I have called the Arkansas General Assembly to Little Rock for an extraordinary session, often referred to as a special session. There are legislative issues to be addressed before the next regular assembly convenes in January.
But before I issued this call, I wanted legislators to be certain that a special session would be completed in three days. Three days is the shortest time that bills can progress through both the House and Senate. Since these sessions take place at taxpayer expense, my goal is always for them to be as efficient and inexpensive as possible.
The overcrowding of our county jails continues to be a major problem for our criminal-justice system and our communities. A new emphasis on parole revocations last fall caused our inmate population to increase quite rapidly. Currently, we have more than 2,500 inmates backed up in county jails waiting for beds to become available in State facilities. This hampers the ability of local police and sheriffs' departments to lock up criminals arrested in their cities and counties. Over time, we believe this overcrowding will level off.
However, it's clear that we need to take action sooner rather than later to reduce this backlog of prisoners. We’ve identified $6.3 million in our Central Services Fund that can be re-directed to the Department of Correction. This money will allow the opening of about 600 beds in DOC prisons and the Pulaski County Jail.
We are always reticent to tap funds from Central Services, as it pays for the primary functions of State government. But, in this one instance, adjustments made a few years ago have left enough cushion to permit moving some money for opening jail beds without endangering the stability of the Central Services Fund. Making 600 beds available will not solve the entire overcrowding dilemma, but it should alleviate some of the pressure currently being felt by our county sheriffs.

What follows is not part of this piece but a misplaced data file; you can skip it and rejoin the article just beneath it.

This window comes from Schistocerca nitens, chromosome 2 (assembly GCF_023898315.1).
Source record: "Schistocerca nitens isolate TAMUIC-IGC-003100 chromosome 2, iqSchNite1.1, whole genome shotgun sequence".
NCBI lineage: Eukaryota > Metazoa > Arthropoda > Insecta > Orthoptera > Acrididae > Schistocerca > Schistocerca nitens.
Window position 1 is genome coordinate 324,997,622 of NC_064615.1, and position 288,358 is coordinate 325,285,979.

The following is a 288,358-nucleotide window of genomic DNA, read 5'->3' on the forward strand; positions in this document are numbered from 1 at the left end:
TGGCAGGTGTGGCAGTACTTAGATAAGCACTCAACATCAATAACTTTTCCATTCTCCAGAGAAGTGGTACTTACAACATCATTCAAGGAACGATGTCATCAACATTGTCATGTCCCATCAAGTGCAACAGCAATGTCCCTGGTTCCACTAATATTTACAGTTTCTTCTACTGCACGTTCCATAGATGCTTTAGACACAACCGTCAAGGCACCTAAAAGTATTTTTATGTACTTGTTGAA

Last October, I called a special session so that the General Assembly could address the funding needs of the insurance program covering our public-school employees. With enrollees facing a 50-percent rate increase, more State funds were infused into the program, dropping that increase to a more manageable 10 percent. As part of that session, the legislature also created a task force to consider potential insurance policy changes for both public-school employees and State employees. The conclusions reached by that task force also have sufficient support to pass both houses during the special session. So I have also added those bills to the call.
Finally, legislators asked to include a bill to prevent the Arkansas Lottery Commission from adding electronic monitor games to the lottery system. Again, when supplied with evidence of sufficient legislative support, I agreed to add it to the agenda.
In our State, where regular sessions occur only every two years, special sessions become necessary at times to conduct the business of the people by their elected representatives. As my time as governor winds down, I trust that these sessions will continue to be short, productive and of minimal expense to Arkansas taxpayers.